In late 2021 Diarmuid commenced a secondment to the EU Commission, where he is now part of the Commission’s team responsible for implementing its published Renewed Sustainable Finance Strategy where his focus continues to be on financial resilience issues.

Diarmuid also co-leads the development and delivery of a dedicated comparative central banking module as part of a new online Global Central Banking and Financial Regulation master’s degree course with Warwick Business School (and in partnership with the Bank of England).

15:0015:15

Break

15:00 - 15:15

15:1516:15

The simultaneous resolution of several banks: the experience of Ghana

15:15 - 16:15

  • Example of simultaneous bank resolution of several banks
  • Overview of short- and medium-term steps
  • The role and responsibilities of the legal department
  • Discussion: what is the role of the central bank in building confidence and resilience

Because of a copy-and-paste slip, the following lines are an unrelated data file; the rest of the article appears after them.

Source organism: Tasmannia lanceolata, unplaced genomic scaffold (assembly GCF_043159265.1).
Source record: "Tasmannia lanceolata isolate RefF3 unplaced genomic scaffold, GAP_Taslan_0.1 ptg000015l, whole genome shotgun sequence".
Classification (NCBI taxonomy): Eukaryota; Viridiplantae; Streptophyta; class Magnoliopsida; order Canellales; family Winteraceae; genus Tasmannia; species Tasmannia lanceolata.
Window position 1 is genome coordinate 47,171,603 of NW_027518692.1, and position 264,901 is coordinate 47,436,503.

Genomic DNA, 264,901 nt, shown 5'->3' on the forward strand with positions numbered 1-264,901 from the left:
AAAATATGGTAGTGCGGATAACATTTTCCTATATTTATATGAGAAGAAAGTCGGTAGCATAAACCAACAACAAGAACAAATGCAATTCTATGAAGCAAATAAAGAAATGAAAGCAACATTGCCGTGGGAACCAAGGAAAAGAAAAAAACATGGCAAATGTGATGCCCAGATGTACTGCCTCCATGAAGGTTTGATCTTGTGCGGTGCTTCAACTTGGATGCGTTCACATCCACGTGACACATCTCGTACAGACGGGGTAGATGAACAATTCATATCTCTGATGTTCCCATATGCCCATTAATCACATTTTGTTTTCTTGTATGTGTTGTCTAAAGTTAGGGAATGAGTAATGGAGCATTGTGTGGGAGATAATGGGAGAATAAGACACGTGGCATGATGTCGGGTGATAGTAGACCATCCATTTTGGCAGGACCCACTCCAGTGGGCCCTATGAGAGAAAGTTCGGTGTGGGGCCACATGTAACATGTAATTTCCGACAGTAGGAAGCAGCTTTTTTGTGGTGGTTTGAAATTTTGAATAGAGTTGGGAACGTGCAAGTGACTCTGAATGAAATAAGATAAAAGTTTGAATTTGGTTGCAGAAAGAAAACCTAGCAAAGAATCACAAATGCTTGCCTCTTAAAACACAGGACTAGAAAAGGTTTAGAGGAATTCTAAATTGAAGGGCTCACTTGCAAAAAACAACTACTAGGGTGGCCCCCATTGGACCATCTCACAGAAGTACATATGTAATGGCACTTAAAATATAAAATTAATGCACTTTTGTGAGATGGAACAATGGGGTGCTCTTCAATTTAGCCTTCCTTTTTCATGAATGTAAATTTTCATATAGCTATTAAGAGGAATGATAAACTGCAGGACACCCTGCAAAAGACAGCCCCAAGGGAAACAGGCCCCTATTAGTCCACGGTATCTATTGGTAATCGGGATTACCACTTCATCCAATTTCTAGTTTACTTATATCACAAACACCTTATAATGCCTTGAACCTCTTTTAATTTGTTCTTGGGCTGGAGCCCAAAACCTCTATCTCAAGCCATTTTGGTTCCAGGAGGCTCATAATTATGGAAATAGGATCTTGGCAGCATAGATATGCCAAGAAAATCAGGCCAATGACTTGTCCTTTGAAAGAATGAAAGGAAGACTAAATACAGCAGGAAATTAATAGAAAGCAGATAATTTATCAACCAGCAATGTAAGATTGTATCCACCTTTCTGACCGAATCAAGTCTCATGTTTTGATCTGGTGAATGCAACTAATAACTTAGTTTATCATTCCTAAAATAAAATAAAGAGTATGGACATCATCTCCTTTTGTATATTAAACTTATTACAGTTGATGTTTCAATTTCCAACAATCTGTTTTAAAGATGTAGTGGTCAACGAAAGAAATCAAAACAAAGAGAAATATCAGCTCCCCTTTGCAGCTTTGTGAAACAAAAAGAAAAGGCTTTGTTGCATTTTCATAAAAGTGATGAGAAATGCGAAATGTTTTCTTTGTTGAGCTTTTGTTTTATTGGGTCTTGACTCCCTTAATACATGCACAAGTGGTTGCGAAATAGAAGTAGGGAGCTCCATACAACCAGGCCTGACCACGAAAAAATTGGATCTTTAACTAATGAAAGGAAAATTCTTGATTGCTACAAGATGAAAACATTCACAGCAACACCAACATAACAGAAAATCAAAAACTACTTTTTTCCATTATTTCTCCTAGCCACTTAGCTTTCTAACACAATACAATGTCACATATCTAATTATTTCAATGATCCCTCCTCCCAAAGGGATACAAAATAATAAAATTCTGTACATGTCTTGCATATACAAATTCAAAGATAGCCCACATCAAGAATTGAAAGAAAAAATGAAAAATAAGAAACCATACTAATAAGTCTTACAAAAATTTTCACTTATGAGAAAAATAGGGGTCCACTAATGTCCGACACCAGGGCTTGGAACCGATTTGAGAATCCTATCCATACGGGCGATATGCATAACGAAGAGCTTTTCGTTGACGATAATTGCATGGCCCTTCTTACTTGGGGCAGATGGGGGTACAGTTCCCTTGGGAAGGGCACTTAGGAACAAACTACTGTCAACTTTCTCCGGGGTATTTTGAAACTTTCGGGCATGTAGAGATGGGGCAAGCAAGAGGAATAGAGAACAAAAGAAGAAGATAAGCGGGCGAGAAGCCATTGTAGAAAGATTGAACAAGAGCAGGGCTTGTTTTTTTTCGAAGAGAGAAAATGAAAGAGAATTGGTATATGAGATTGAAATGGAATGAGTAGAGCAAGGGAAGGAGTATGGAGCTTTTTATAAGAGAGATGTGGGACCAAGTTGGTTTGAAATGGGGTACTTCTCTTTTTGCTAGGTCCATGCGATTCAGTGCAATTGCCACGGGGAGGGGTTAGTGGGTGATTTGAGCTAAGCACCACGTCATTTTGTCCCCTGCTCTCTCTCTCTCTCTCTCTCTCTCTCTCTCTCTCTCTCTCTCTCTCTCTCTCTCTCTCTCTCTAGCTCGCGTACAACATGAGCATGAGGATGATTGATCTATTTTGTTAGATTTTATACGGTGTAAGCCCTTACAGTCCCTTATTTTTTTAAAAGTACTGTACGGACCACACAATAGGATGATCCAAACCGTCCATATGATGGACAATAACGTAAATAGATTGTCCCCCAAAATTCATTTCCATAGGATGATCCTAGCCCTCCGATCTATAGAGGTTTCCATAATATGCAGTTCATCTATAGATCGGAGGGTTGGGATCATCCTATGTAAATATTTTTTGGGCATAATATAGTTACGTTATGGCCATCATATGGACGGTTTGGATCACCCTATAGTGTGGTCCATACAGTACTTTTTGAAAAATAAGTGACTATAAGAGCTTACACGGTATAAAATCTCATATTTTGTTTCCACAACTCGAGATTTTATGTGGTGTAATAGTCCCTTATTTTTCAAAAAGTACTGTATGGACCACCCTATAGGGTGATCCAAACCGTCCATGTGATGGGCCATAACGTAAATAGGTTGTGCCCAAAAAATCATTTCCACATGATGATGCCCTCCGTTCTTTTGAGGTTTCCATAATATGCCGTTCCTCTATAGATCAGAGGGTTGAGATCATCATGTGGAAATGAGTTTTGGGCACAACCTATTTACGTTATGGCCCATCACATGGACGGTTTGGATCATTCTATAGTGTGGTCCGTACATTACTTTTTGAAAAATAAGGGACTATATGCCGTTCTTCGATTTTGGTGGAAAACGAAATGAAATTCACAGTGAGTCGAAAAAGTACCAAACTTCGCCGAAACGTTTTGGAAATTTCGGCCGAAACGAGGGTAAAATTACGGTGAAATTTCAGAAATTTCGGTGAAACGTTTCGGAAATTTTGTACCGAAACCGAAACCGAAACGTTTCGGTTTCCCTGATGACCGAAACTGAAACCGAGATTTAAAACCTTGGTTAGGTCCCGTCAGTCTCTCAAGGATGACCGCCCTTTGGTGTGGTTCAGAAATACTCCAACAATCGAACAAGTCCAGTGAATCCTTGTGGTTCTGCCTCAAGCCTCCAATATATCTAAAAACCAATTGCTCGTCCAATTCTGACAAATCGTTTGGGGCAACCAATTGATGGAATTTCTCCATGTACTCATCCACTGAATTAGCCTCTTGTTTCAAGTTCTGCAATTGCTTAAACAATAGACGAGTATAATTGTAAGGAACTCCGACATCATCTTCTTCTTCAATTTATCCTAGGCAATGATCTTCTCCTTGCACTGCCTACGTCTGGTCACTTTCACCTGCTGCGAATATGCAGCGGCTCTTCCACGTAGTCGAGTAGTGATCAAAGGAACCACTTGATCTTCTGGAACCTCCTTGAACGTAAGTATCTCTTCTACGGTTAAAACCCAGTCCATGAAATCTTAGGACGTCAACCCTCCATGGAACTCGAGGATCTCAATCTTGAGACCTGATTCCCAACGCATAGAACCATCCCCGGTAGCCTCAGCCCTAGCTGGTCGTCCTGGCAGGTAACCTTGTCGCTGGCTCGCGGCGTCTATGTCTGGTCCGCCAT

Elsie Addo Awadzi

Second deputy governor

Bank of Ghana

Mrs. Elsie Addo Awadzi was appointed 2nd Deputy Governor of the Bank of Ghana in February 2018, with responsibility for financial supervision, financial stability, and financial integrity, among others. She is the second woman to be appointed Deputy Governor in the Bank’s 62-year history. 

Before her appointment as Deputy Governor, she was Senior Counsel of the Financial and Fiscal Law Unit of the International Monetary Fund (IMF)’s Legal Department, based in Washington, D.C. In that role, she helped to assess the stability of financial systems in a number of G-20 member countries, and provided technical assistance to help strengthen financial systems and manage financial crises in a variety of IMF member countries. She also advised on legal and institutional aspects of public financial management, public debt management, and fiscal responsibility frameworks.